We gravitate to the work of certain composers of music and writers of stories because, regardless of their genre, regardless even of their style, they speak to us in a particularly resonant voice. You believe there is more of a sense of appreciation among composers of music than you find among writers, nevertheless it is clear to you that the protagonist of your current work in progress reads the work of John Shannon because your protagonist admires John Shannon's protagonist, Jack Liffey. The two men have little in common and it was your intent to keep it that way. Having decided who your protagonist's client was to be, your next clear goal was to have your protagonist's client hire him to do anything but track down and retrieve runaway children because that is what Jack Liffey does. Given the circumstances in which your protagonist lives, you thought it would be fun--and it is--to have your protagonist be hired by a housemaid, a decision that got the story in gear--until you had to decide what the maid wanted to hire your protagonist to do. You fussed and fumed for an agonizing day or two before you remembered a conversation with Karen Dellabarca, whom you met by accident while at Peet's. Knowing why the maid wanted to hire your protagonist is something like the earlier ads for the Porsche and other so-called sports cars, zero-to-sixty in a matter of seconds. The novel is at sixty and, although watchful for speed bumps, is purring along.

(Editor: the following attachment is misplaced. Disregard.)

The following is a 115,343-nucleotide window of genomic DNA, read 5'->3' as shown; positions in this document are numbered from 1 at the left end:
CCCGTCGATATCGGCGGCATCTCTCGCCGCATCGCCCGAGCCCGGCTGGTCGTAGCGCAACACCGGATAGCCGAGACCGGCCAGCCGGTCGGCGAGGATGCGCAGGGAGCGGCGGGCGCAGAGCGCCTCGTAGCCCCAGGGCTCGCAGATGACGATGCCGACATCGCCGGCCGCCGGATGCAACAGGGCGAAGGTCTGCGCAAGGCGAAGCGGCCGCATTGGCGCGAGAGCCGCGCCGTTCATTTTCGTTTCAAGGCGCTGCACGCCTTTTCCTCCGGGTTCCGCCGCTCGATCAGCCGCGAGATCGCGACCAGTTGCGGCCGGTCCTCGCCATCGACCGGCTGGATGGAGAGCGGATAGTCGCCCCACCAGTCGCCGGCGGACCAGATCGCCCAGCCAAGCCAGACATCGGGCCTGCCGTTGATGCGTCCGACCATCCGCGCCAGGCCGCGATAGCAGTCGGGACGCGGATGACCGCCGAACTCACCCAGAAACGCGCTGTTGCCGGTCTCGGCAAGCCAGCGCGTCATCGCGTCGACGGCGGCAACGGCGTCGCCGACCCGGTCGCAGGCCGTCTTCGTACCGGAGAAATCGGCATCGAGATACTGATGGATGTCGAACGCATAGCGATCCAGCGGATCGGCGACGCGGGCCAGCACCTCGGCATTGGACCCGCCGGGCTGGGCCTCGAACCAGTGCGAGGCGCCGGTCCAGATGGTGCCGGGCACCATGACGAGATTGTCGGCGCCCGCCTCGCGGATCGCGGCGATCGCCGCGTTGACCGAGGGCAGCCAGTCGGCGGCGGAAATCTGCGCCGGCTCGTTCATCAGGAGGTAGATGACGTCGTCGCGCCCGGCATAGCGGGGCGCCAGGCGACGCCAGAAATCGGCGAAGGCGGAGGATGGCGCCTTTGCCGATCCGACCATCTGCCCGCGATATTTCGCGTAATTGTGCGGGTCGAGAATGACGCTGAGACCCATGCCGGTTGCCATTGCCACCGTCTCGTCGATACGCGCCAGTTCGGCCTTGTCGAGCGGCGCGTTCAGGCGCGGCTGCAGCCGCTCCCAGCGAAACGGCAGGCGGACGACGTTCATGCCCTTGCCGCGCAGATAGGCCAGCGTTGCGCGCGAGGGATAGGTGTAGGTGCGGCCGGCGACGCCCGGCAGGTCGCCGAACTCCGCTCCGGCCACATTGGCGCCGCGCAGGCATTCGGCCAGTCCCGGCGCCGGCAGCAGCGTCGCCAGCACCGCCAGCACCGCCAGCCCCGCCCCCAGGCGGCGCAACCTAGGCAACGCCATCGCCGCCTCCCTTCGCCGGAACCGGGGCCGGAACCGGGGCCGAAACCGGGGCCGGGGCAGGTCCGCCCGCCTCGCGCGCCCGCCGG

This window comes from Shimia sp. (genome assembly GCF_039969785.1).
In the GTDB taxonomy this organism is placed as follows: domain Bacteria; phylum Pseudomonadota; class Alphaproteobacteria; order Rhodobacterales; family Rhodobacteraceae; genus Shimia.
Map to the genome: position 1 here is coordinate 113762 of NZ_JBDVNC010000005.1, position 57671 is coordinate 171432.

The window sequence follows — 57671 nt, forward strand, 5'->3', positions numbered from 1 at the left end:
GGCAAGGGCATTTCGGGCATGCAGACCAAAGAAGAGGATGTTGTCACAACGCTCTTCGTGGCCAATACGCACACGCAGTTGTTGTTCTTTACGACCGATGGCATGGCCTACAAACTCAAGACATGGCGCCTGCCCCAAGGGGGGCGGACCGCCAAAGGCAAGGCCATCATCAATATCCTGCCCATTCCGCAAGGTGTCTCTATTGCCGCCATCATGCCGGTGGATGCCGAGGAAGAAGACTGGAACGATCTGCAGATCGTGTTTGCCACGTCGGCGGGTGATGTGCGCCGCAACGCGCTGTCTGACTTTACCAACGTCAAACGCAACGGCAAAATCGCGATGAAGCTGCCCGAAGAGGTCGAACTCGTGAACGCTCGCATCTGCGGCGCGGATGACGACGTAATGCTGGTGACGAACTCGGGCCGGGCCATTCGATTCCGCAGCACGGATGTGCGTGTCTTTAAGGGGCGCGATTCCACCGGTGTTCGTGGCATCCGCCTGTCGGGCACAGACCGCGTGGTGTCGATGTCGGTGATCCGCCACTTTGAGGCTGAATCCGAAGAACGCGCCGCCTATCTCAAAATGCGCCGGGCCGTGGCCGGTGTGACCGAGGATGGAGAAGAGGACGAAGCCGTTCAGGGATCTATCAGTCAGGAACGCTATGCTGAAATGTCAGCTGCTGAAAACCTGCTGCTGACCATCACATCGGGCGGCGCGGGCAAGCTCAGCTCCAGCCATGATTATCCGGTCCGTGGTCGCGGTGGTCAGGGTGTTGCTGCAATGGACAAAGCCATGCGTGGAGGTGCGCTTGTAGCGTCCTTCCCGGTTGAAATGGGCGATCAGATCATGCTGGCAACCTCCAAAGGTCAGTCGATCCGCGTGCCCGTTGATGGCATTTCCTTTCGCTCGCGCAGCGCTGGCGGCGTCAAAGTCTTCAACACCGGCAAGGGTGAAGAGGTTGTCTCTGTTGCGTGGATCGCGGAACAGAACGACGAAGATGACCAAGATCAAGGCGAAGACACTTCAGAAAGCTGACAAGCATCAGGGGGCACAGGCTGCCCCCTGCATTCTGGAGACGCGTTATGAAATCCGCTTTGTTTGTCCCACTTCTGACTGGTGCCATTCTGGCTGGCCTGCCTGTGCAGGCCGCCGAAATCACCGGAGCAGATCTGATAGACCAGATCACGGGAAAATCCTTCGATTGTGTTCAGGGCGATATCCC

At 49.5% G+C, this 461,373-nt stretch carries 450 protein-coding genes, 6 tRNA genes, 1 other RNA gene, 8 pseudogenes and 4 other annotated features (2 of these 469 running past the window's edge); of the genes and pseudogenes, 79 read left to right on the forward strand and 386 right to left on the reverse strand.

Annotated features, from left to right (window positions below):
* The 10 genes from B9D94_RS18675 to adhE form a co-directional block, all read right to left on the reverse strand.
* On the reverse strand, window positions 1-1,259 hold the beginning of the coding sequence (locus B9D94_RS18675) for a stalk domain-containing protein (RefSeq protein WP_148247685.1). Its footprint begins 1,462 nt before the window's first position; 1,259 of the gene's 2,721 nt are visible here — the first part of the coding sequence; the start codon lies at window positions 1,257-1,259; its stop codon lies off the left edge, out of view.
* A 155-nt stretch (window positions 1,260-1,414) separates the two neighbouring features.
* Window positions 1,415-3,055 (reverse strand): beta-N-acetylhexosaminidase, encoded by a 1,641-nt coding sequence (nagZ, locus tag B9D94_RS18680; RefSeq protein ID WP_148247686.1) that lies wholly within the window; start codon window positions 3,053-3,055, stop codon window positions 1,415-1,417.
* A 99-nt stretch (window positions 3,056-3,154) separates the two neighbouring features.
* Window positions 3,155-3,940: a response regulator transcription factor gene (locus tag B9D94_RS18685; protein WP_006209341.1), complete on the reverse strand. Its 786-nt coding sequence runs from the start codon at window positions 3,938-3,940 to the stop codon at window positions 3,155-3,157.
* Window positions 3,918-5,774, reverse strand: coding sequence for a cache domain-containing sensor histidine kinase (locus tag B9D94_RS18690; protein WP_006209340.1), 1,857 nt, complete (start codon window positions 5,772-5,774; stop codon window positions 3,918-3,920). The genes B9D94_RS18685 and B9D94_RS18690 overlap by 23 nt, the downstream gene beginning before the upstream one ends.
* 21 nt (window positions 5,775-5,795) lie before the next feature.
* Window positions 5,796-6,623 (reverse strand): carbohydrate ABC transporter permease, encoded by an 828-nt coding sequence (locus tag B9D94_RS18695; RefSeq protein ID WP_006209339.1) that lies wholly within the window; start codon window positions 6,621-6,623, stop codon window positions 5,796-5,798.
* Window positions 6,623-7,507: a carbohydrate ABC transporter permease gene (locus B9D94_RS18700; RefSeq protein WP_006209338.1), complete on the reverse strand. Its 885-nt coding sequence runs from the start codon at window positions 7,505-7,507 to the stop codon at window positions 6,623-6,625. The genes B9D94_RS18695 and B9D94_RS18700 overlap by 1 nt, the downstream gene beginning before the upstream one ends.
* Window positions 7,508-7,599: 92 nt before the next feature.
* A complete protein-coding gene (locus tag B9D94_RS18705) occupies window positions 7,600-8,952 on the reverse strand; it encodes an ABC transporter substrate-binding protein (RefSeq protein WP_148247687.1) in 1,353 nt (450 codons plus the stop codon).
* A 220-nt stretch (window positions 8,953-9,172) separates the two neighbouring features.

The thrust of this investigation resides in the first sentence (supra), relating to the why of gravitation. Your own guess is voice. It is not so much that you have been in an argument with Monte Schulz about voice; actually you've engaged him in his discussion--well, no, one does not really discuss with Monte, one waits for him to take a breath--of style, which is a different thing than voice.

Style is equivalent to dressing for an occasion, it is the clothing the story wears. Like voice, it leans some times on word choice, placement, a sense of rhythm and/or design; sometimes it may even impart the quality you find in voice that makes style so agreeable when it works. The quality of which you speak is heart, or perhaps connection, or resonance, or reverberation. Perhaps it is attitude, state of mind, the unspoken presence in subtext. Perhaps it is even all these things simultaneously;it is what represents the transcendental quality of spirit as opposed to mere text. This is the voice that calls, say Mozart or Cannonball Adderly, and particularly Maurice Ravel from the crowd, the force that makes Twain resonate while you could say of John Irving that he has always been two characters shy of a novel.

Tuesday, October 27, 2009

High-Class Problems with a High Class Novel